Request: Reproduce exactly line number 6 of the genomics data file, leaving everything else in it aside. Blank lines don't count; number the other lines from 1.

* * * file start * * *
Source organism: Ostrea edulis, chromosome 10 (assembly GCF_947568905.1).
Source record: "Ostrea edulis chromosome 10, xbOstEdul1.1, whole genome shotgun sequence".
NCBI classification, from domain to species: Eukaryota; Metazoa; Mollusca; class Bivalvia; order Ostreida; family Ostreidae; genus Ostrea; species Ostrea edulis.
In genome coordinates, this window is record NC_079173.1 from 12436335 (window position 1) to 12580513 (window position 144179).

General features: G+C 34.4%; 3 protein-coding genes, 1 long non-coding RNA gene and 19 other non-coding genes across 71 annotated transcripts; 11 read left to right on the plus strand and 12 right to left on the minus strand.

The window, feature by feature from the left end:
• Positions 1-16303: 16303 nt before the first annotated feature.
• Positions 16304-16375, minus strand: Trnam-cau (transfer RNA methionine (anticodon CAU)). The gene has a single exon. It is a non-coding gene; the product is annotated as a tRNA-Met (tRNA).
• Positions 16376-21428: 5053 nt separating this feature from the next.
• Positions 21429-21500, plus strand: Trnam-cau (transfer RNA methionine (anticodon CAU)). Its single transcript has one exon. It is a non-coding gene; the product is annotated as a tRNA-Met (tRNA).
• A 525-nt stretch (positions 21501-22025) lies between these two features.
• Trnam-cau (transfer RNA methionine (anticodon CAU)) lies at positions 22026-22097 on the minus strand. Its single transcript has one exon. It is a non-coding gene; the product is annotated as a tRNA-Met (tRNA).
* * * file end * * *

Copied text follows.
The window, feature by feature from the left end: